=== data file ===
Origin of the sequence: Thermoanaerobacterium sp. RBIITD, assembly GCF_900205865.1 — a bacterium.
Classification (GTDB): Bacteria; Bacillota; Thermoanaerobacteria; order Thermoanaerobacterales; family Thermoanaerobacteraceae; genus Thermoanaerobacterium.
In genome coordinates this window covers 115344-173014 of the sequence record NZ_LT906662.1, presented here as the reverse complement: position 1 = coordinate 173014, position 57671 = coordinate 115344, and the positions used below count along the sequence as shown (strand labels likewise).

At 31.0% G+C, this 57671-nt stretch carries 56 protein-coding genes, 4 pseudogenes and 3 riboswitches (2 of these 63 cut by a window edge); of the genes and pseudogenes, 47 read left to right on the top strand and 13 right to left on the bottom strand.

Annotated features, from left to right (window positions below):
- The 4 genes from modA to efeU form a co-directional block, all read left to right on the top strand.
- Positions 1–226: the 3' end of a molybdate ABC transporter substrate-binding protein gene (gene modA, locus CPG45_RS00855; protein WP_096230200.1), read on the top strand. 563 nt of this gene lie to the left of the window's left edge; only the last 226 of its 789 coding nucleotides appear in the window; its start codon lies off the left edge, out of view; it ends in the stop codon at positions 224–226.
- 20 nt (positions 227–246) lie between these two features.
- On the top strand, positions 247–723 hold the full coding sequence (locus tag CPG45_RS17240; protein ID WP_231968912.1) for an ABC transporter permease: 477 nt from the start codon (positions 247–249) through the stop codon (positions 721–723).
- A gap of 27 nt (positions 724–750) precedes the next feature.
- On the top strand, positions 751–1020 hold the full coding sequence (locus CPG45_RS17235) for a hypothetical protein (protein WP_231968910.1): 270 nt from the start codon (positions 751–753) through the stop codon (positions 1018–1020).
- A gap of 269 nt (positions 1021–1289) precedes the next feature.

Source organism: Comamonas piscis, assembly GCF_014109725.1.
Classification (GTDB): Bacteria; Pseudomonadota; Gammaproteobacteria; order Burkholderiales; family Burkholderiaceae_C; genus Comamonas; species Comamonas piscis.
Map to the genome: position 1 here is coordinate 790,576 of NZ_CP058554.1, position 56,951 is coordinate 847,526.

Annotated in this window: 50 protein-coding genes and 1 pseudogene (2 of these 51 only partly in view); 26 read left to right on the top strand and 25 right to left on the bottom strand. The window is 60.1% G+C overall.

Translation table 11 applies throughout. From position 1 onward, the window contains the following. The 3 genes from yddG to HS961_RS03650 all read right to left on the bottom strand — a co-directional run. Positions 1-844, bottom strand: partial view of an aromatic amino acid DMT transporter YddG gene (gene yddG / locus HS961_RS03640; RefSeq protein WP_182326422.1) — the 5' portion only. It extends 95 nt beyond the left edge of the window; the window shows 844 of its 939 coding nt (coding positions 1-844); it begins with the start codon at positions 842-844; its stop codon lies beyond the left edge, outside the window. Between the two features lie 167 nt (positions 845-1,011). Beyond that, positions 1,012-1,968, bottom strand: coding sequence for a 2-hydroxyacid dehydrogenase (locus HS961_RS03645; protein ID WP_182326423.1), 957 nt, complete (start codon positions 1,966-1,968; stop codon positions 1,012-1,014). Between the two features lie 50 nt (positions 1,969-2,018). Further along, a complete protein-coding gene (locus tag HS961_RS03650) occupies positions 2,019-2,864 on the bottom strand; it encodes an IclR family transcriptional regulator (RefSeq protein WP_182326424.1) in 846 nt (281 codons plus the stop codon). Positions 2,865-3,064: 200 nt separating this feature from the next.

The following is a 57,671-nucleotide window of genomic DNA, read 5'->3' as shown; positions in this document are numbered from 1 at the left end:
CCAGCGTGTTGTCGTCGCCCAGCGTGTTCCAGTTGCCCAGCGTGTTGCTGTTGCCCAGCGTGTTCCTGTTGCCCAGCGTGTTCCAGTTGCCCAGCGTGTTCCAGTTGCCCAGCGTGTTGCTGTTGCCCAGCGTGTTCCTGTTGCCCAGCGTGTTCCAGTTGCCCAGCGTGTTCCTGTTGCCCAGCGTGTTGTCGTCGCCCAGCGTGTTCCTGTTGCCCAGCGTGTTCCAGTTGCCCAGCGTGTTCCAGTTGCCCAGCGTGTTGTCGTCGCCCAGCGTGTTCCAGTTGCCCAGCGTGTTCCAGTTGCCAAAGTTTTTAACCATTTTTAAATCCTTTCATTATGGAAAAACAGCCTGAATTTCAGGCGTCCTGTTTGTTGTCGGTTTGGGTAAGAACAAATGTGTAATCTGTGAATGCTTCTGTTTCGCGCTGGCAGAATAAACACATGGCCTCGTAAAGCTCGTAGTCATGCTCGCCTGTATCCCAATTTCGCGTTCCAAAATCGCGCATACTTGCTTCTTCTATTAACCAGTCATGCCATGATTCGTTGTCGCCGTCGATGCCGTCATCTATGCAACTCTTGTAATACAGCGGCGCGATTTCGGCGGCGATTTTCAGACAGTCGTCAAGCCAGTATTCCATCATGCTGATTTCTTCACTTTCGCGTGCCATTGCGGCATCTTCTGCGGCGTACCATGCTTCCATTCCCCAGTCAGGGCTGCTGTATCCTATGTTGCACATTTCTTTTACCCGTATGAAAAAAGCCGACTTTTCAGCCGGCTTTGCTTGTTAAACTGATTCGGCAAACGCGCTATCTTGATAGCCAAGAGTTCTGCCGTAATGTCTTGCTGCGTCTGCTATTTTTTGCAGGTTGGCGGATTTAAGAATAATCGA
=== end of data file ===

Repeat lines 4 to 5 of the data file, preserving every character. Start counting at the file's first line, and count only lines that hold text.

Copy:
At 31.0% G+C, this 57671-nt stretch carries 56 protein-coding genes, 4 pseudogenes and 3 riboswitches (2 of these 63 cut by a window edge); of the genes and pseudogenes, 47 read left to right on the top strand and 13 right to left on the bottom strand.

Annotated features, from left to right (window positions below):